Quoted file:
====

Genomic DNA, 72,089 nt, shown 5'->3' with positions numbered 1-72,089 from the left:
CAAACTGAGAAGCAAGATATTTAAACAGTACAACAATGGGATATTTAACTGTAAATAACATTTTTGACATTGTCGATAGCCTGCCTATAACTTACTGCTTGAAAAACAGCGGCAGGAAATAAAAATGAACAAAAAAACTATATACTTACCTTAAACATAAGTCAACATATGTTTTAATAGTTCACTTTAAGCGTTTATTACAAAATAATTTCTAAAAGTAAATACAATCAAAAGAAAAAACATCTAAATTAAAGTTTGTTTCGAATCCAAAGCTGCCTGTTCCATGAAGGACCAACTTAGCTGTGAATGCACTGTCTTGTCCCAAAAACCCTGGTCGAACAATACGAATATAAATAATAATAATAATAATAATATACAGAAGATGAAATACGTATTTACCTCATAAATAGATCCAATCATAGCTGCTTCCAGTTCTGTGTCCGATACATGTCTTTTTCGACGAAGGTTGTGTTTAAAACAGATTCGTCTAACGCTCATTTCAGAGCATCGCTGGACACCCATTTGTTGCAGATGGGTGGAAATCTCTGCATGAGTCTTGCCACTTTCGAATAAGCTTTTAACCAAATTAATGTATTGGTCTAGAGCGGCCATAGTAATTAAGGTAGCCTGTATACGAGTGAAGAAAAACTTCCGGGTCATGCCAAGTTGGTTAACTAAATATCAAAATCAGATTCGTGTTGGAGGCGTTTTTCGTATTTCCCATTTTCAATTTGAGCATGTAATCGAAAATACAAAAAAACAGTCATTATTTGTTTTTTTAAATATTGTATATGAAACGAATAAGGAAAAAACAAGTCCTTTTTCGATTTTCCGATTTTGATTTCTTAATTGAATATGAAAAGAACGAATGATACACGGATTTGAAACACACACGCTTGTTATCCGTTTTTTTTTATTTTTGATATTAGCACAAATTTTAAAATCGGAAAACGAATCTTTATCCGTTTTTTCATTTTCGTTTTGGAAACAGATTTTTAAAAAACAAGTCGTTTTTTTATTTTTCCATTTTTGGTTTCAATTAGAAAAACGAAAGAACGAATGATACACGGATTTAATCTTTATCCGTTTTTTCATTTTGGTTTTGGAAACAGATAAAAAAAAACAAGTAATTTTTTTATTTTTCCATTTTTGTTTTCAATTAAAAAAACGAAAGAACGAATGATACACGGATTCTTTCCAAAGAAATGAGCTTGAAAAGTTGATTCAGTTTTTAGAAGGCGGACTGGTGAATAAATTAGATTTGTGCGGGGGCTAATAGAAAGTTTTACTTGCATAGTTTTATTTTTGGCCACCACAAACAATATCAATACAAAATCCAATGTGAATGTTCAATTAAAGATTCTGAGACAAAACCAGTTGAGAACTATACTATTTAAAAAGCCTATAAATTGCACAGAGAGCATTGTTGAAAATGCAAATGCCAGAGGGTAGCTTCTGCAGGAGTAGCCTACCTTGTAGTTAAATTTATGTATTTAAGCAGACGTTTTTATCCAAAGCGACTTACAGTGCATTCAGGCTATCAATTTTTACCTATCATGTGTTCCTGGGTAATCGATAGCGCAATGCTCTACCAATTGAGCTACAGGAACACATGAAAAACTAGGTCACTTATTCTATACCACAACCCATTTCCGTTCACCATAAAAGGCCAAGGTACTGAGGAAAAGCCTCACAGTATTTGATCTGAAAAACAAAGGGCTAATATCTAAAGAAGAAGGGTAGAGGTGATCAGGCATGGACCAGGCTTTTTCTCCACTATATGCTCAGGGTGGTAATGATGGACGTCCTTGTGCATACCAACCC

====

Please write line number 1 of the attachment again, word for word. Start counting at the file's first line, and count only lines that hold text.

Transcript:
Genomic DNA, 72,089 nt, shown 5'->3' with positions numbered 1-72,089 from the left: